Paul Nary, Management, The Wharton School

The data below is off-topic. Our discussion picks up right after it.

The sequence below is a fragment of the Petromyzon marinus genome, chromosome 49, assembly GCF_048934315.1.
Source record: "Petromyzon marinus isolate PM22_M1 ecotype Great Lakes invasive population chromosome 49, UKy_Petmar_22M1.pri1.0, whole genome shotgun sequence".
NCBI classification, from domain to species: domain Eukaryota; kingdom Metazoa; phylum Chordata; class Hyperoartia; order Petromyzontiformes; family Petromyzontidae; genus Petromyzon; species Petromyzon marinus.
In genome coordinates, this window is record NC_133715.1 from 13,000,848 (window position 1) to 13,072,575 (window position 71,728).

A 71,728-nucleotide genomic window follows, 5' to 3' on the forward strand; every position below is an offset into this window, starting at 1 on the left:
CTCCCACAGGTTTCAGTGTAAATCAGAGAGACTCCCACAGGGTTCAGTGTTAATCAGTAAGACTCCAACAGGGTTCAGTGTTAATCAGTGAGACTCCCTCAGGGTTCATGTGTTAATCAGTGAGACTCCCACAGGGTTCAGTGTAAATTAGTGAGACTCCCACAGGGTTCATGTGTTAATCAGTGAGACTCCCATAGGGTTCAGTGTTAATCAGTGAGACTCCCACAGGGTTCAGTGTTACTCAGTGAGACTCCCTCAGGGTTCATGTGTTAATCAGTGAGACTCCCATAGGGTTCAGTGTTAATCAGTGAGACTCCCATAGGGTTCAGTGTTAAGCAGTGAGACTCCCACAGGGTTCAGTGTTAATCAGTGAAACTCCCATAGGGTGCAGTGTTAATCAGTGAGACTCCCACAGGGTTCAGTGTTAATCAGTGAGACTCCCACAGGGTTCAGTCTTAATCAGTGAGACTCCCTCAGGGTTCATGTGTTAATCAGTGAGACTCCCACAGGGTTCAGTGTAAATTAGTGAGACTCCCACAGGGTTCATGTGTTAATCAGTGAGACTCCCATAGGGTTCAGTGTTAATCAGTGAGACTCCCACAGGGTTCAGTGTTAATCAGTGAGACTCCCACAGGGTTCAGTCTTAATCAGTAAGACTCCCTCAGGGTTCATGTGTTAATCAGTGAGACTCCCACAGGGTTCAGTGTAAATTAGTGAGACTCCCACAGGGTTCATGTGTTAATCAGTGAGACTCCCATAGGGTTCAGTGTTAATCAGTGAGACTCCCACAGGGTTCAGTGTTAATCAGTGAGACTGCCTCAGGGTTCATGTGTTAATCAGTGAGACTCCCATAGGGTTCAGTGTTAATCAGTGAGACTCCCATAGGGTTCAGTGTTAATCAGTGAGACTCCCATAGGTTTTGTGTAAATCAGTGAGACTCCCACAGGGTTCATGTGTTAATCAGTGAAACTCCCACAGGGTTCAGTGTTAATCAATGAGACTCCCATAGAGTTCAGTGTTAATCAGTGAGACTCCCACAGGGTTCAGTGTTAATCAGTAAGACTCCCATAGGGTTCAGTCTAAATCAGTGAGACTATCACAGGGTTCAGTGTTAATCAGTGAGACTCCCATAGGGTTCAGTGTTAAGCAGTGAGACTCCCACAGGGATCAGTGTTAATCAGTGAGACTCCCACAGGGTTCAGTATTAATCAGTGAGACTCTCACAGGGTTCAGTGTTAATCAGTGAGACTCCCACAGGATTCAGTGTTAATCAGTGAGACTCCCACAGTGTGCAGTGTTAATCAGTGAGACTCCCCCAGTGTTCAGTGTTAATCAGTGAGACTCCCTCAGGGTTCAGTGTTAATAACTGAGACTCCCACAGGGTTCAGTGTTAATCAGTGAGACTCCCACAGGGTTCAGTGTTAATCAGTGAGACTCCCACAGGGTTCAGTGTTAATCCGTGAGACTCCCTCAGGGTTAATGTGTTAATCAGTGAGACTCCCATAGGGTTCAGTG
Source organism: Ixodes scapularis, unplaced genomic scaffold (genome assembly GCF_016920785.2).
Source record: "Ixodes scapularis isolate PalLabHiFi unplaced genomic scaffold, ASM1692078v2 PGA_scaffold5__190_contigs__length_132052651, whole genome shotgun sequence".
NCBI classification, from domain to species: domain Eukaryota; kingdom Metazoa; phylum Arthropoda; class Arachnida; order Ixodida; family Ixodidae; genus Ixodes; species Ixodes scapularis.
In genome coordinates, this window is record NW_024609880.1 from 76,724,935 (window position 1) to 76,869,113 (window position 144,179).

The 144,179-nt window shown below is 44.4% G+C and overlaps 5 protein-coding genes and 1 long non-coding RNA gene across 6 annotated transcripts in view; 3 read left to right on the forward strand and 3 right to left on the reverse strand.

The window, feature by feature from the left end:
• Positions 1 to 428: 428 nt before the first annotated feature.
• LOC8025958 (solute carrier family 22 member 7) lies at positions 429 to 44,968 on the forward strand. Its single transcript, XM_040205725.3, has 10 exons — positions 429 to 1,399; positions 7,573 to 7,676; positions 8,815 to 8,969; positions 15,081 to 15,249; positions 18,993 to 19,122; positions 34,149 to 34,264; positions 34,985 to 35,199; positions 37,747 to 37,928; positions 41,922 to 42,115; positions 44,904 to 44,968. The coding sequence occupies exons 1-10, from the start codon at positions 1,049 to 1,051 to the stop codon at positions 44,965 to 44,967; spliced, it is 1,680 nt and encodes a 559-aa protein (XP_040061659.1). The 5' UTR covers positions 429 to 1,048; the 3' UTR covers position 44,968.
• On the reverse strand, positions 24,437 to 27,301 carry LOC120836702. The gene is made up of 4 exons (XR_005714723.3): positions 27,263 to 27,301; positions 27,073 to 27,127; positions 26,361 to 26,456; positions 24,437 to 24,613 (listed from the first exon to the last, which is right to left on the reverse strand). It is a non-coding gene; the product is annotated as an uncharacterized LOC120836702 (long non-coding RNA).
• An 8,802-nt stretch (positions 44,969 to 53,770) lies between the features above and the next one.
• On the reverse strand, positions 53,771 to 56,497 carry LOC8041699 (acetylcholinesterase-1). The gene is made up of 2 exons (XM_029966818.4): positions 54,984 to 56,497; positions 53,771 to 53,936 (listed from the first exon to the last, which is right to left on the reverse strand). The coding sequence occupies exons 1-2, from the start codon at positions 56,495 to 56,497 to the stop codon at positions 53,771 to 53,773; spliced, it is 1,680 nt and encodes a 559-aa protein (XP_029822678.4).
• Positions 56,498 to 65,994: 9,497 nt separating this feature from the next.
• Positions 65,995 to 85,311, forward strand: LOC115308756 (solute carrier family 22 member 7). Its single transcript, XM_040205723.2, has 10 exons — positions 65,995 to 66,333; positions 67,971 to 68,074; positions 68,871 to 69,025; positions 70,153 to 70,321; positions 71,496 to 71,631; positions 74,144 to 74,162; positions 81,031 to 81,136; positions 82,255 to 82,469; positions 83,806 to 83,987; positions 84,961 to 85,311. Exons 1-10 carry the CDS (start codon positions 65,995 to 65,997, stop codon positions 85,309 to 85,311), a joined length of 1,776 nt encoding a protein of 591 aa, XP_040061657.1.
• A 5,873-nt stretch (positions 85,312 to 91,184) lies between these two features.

Abstract: I aim to contribute to corporate strategy and technology and innovation management literatures by refining the way we think about how firms’ externally accessible resources and capabilities influence those firms’ heterogeneous boundary choices and their resulting outcomes. Specifically, I propose that in addition to considering acquirers’ own internal resources and capabilities when it comes to assessing acquisition choice and performance, we should also take into account the role of these acquirers’ existing alliances, corporate venture capital investments, and minority investments, as an important source of externally accessible resources and capabilities, knowledge and experience. By considering an acquirer’s multiplex, interdependent portfolio of external relations and investments as potentially complementary or substitutable to both its own business and its acquisition targets, I explore acquisition choice and performance from a perspective that is relatively understudied in strategy literature. Moreover, I propose that we should consider acquisition relatedness not only at the dyadic level between the target and the acquirer, but also between the target and the acquirer’s portfolio of external resources and investments, and show that some unrelated acquisitions are in fact indirectly related to the acquirer vis-à-vis its external corporate development portfolio.